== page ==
Buying Nevada County starts for the backyard garden supports local farms |

Buying Nevada County starts for the backyard garden supports local farms

Laura Petersen
Special to The Union
Farm Manager Maggie McProud at Sierra Harvest's Food Love Project gets ready for the last plant sale of the season from 9 a.m. to 1 p.m. this Saturday at the farm. The plant sale is one of many in the county taking place this May.
Submitted photo |

Farm Manager Maggie McProud and Farm Educator Sara Lieber were busy gearing up for the last plant sale of the season at Sierra Harvest’s Food Love Project.

Backyard gardeners looking to support farmers and buy the best varieties for local microclimates can stop by the education farm from 9 a.m. to 1 p.m. Saturday at Burton Homestead on Lake Vera Purdon Road.

“The plants are definitely adapted to our climate it’s a great way for the farm to earn income early in the season,” said Maggie McProud. Chard, tulsi basil and onion seeds were saved from last year’s season to grow starts this year.

This year farmers grew over 1,500 starts and donated the young vegetable plants to 22 area schools for their garden cart programs. The money generated from the plant sales will help schools fund their own gardens.

This year, Food Love Project won’t be selling starts at Nevada City Farmers Markets like in past years. Instead, the farm held three spring plant sales at the farm compared to the usual one.

At Saturday’s plant sale, many different hot and sweet peppers, Italian and Asian eggplants, cucumbers, purple and green tomatillos, lettuce and salad mixes, squash and melons, herbs, strawberries, flowers and heirloom tomatoes are there for the choosing, and with Mother’s Day come and gone, it’s safe to plant tomatoes in the ground.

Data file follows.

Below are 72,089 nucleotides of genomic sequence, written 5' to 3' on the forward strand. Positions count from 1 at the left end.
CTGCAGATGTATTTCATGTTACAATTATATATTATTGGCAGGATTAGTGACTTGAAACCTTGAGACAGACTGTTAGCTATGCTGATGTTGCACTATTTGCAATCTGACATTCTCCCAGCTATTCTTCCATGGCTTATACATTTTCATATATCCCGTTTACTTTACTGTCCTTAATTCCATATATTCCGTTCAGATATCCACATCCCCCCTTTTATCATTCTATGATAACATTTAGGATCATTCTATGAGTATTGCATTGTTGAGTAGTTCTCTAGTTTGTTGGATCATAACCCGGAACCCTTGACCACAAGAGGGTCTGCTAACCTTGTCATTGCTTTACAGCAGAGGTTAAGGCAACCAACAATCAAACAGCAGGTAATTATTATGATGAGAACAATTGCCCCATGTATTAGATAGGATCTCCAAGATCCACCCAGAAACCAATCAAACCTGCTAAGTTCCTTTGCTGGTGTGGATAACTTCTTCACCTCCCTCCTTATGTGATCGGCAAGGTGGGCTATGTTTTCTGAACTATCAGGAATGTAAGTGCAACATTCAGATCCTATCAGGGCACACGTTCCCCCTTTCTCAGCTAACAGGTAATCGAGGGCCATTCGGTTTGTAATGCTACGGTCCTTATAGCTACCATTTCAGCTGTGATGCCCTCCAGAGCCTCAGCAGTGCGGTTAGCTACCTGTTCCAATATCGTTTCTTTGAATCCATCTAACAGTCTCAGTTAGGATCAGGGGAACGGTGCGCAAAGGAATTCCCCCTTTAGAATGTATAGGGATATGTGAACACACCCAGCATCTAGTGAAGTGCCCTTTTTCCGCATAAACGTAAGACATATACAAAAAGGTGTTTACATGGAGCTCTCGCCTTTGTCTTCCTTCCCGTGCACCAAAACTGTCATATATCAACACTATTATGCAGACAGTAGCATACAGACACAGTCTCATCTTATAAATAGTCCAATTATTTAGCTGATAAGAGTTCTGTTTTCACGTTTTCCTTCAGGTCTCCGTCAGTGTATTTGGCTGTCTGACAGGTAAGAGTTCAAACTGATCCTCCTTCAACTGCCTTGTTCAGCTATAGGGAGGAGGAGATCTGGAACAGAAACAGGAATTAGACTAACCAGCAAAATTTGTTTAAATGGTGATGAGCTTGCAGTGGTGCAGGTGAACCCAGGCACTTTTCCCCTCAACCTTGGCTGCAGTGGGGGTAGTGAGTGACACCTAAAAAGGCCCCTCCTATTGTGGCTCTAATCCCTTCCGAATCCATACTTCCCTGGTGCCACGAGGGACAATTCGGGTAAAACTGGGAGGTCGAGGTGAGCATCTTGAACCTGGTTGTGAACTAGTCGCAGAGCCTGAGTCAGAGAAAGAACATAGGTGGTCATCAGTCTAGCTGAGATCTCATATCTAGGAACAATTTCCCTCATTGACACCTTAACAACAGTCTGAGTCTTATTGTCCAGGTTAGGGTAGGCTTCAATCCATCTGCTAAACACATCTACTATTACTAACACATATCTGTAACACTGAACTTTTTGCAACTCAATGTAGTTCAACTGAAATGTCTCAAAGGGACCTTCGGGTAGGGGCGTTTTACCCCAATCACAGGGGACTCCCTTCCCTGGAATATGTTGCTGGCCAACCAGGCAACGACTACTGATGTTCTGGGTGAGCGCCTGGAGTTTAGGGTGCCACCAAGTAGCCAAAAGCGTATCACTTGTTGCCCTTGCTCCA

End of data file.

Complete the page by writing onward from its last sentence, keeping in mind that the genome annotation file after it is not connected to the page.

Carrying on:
“I would say after Mother’s Day is very safe, but freak storms are always possible,” said McProud.

Six packs and four-inch pots sell for $3 and two-inch pots sell for $2. If any starts are left over, they can be purchased during the farm’s weekly Volunteer Day next Tuesday.

“Food Love has been doing plant sales since the beginning. The plant sales are one of many forms of earned income generated from our programs (others include camp tuition, veggie sales at U Picks and paid Sierra Gardens). Our prices for these items are market rate so that we are not undercutting other farmers. While sales are a small percentage of our income, they are important elements of the sustainability and viability of our community programs,” said Malaika Bishop of Sierra Harvest.

Starbright Acres Family Farm will be selling at Nevada County Certified Growers’ Market at the North Star House on Saturday and at their farm stand during the week: 10 varieties of eggplant, 13 hot pepper varieties, 13 sweet peppers, 16 different tomatoes and nine varieties of cherry tomatoes as well as: summer squash, winter squash, pumpkins, cucumbers, ground cherries, basil, cilantro and tomatillos.

Organizers from the North Columbia Schoolhouse Cultural Center will hold their annual plant sale and flea market from 10 a.m. to 3 p.m. at the community hub located at 17894 Tyler Foote Road on the San Juan Ridge.

Soil Sisters Farm has a variety of cut flower starts for sale — $4 a six pack or $3 a six pack when purchasing a flat or more. Pre-arranged pick up can be done at the farm. Soil Sisters Farm will also be selling plant starts at Nevada City Farmers Market in June.

“We have tons of cut flower starts for sale, all of them varieties chosen by us for their tall stem-length, long vase-life, and of course, beautiful blooms. If you’ve ever wanted a cut-flower garden, this would be a great way to get started — transplants from the experts,” said Flower Farmer Willow Hein.

Tristyn Armstrong from Nevada County Master Gardeners says local gardeners are buying more plant starts than ever. Last weekend, Nevada County Master Gardeners doubled their plant sales over previous years.

“Despite the rain on Saturday morning we had a great plant sale. It was fabulous to see people lining up in the rain to come get their veggies. I am encouraged to see how many people are actively growing their own food,” he said.

The group leads a number of educational classes throughout the year. On May 21, check out the class, “Pollinators: Natives vs. Honeybees” presented by Bonnie Bradt from 10 a.m. to noon at the Grass Valley Elks Lodge.

Contact freelance writer Laura Petersen at or 530-913-3067.

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